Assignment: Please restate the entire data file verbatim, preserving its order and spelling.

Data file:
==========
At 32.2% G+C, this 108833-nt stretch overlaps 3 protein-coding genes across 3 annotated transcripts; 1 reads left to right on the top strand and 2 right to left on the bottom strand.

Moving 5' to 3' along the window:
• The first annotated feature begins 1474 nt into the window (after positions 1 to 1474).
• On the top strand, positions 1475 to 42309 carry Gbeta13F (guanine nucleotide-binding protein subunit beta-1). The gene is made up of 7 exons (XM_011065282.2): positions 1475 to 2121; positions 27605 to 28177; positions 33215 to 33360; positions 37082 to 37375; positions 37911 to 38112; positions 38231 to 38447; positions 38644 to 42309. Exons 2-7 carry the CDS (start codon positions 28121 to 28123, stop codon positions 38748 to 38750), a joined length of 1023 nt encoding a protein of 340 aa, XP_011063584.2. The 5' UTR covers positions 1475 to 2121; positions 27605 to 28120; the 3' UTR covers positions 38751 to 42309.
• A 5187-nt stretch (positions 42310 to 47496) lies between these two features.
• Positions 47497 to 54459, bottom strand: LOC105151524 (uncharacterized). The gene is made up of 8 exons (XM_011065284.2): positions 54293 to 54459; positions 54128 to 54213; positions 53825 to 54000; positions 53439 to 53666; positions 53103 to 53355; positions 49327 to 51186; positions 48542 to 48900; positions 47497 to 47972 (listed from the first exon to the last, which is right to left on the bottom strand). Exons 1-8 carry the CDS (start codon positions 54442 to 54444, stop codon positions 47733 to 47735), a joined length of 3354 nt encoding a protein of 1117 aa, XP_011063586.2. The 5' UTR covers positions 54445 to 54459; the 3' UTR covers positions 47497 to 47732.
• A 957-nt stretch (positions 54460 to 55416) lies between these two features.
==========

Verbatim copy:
At 32.2% G+C, this 108833-nt stretch overlaps 3 protein-coding genes across 3 annotated transcripts; 1 reads left to right on the top strand and 2 right to left on the bottom strand.

Moving 5' to 3' along the window:
• The first annotated feature begins 1474 nt into the window (after positions 1 to 1474).
• On the top strand, positions 1475 to 42309 carry Gbeta13F (guanine nucleotide-binding protein subunit beta-1). The gene is made up of 7 exons (XM_011065282.2): positions 1475 to 2121; positions 27605 to 28177; positions 33215 to 33360; positions 37082 to 37375; positions 37911 to 38112; positions 38231 to 38447; positions 38644 to 42309. Exons 2-7 carry the CDS (start codon positions 28121 to 28123, stop codon positions 38748 to 38750), a joined length of 1023 nt encoding a protein of 340 aa, XP_011063584.2. The 5' UTR covers positions 1475 to 2121; positions 27605 to 28120; the 3' UTR covers positions 38751 to 42309.
• A 5187-nt stretch (positions 42310 to 47496) lies between these two features.
• Positions 47497 to 54459, bottom strand: LOC105151524 (uncharacterized). The gene is made up of 8 exons (XM_011065284.2): positions 54293 to 54459; positions 54128 to 54213; positions 53825 to 54000; positions 53439 to 53666; positions 53103 to 53355; positions 49327 to 51186; positions 48542 to 48900; positions 47497 to 47972 (listed from the first exon to the last, which is right to left on the bottom strand). Exons 1-8 carry the CDS (start codon positions 54442 to 54444, stop codon positions 47733 to 47735), a joined length of 3354 nt encoding a protein of 1117 aa, XP_011063586.2. The 5' UTR covers positions 54445 to 54459; the 3' UTR covers positions 47497 to 47732.
• A 957-nt stretch (positions 54460 to 55416) lies between these two features.